Although the blockchain allows anonymity, it is not exactly the best place for keeping secrets; especially if you are the former First Lady of the United States.
This particular tokenized mystery, however, entangled the wife of former President Donald Trump. As blockchain records soon revealed, the recently released NFT collection by Melania Trump was sold to none other than the creator herself.
Last month former First Lady Melania Trump launched her own non-fungible token collection called the “Head of State Collection.” The set reflected the Trump Administration’s first official state visit and featured three items, including the iconic white hat worn by Melania Trump, a signed watercolor painting by Marc-Antoine Coulon, and a piece of animated digital artwork.
The ‘Head of State Collection’ was minted on the Solana blockchain and opened for auction with an initial bidding price of $250,000, denominated in SOL tokens. The Office of Melania Trump publicized that part of the proceeds would be dedicated to scholarships for science and technology students in foster care communities.
The two-week NFT auction closed on January 25th with the ‘Head of State Collection’ eventually being sold to an anonymous bidder who paid 1,800 SOL tokens, worth $195,282 USD at the time.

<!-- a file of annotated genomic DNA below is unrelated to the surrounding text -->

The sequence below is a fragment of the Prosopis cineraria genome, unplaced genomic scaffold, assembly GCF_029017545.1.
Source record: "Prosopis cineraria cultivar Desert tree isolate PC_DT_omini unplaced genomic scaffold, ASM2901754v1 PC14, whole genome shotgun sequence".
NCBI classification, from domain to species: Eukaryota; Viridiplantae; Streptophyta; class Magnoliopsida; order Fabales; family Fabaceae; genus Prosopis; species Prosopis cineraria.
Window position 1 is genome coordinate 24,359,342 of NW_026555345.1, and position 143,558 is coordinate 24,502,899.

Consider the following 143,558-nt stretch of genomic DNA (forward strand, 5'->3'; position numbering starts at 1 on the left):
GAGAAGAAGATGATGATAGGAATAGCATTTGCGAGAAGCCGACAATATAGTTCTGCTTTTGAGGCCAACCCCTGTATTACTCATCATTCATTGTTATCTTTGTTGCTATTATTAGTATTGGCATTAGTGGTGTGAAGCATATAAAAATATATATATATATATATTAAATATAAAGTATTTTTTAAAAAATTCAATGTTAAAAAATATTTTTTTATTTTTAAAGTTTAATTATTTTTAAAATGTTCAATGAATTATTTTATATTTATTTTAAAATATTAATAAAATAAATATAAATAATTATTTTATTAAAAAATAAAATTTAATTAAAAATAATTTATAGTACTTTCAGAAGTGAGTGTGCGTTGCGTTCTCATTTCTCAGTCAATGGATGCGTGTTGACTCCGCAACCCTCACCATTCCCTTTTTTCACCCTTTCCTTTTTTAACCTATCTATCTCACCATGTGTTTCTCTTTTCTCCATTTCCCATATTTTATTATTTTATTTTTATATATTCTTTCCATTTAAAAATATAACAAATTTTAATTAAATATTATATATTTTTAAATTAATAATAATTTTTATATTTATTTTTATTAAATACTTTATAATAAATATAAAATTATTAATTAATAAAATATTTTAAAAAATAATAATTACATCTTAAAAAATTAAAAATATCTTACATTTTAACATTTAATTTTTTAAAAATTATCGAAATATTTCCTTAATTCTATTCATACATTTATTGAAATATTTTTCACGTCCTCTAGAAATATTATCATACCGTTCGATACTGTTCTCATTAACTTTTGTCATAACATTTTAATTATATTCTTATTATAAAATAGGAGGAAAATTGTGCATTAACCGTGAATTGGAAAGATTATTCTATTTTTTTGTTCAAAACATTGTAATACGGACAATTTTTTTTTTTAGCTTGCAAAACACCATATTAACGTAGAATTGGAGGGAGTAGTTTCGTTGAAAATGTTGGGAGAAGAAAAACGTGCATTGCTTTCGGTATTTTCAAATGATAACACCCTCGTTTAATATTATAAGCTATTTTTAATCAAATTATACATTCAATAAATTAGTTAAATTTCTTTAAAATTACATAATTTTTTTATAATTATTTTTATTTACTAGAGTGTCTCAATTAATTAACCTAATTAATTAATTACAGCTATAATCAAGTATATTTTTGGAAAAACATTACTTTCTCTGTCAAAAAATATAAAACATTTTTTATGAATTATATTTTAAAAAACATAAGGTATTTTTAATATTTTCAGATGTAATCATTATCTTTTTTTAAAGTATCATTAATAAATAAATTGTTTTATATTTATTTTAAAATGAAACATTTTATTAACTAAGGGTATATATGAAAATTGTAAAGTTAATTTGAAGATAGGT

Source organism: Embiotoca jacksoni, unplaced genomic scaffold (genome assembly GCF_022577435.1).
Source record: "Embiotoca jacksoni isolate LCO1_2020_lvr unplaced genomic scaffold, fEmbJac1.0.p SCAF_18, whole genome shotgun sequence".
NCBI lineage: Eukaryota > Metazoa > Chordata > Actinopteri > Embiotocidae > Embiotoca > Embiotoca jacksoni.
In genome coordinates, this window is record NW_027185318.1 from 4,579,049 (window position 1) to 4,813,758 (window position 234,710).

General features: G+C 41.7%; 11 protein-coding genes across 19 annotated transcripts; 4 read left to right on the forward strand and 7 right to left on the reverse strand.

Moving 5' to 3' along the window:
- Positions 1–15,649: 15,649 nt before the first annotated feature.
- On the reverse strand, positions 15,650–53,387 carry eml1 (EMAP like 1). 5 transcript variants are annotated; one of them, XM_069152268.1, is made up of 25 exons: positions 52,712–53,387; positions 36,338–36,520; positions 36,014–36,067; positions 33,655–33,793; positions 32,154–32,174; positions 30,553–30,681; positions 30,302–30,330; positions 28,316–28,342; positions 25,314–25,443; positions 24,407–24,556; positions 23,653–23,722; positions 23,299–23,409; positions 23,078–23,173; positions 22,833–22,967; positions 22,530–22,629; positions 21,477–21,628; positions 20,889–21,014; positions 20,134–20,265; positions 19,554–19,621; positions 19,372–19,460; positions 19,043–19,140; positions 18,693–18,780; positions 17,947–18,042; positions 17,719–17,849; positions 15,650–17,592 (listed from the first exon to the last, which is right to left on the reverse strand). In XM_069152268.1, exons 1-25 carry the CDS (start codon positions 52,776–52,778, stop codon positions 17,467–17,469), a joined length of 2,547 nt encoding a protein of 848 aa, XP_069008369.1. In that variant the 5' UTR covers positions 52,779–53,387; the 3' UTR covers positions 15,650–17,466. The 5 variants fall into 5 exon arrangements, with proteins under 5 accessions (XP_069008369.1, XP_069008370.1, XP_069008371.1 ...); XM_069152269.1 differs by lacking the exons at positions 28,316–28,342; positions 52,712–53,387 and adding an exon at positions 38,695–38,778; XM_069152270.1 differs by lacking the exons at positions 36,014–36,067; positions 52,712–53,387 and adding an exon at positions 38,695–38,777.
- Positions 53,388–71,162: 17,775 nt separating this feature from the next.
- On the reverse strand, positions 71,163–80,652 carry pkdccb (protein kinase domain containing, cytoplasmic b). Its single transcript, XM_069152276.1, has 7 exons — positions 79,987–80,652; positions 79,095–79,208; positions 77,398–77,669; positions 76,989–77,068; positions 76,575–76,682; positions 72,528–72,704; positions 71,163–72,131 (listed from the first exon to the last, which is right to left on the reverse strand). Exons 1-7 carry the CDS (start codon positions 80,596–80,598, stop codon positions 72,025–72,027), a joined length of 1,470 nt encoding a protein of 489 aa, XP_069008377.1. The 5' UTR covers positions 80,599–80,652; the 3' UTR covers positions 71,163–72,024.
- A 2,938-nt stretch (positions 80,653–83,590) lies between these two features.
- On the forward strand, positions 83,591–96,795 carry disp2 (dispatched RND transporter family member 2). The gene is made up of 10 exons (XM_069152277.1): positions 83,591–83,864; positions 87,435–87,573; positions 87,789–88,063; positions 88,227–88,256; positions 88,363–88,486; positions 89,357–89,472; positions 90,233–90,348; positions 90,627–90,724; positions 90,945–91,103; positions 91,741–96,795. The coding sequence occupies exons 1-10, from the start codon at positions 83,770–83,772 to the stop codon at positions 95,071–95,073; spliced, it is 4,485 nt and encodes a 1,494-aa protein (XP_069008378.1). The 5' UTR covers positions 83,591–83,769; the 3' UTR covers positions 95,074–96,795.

But as blockchain records later revealed, the 1,799.50 SOL payment in fact came from an intermediary address, which had itself received those same funds from the address of the Melania Trump collection’s creator not long before. The same creator’s wallet then sent 1,800 SOL tokens back to the intermediate address, from which the crypto was exchanged for USDC stablecoins.
The Office of Melania Trump has not yet offered any explanation for the mysterious transaction, but no vacant place stays empty for long, and the crypto community has come up with its own version of events for the high-profile NFT mystery.
Some Twitter users accused Trump of tax evasion and stealing from charities:
Others, on the other hand, tried to justify the mysterious movements of the NFT fund by suggesting that the transactions were made in order to facilitate a transaction by an anonymous buyer who did not use digital currencies for the purchase:
A third, and more popular narrative, simply interpreted First Lady’s NFT mystery as creating artificial demand. Some tweets even referred to the common practice of art auctions during which fake buyers appear when no bids arise:
Imitating buyers for your own NFTs is not exactly a new strategy in the world of digital assets, in fact the technique was quite popular back in the golden age of Initial Coin Offerings (ICOs), when the original owners used it to boost their project’s price. However, until an official statement is released by Melania Trump’s NFT collection creator, the crypto space will remain in the dark.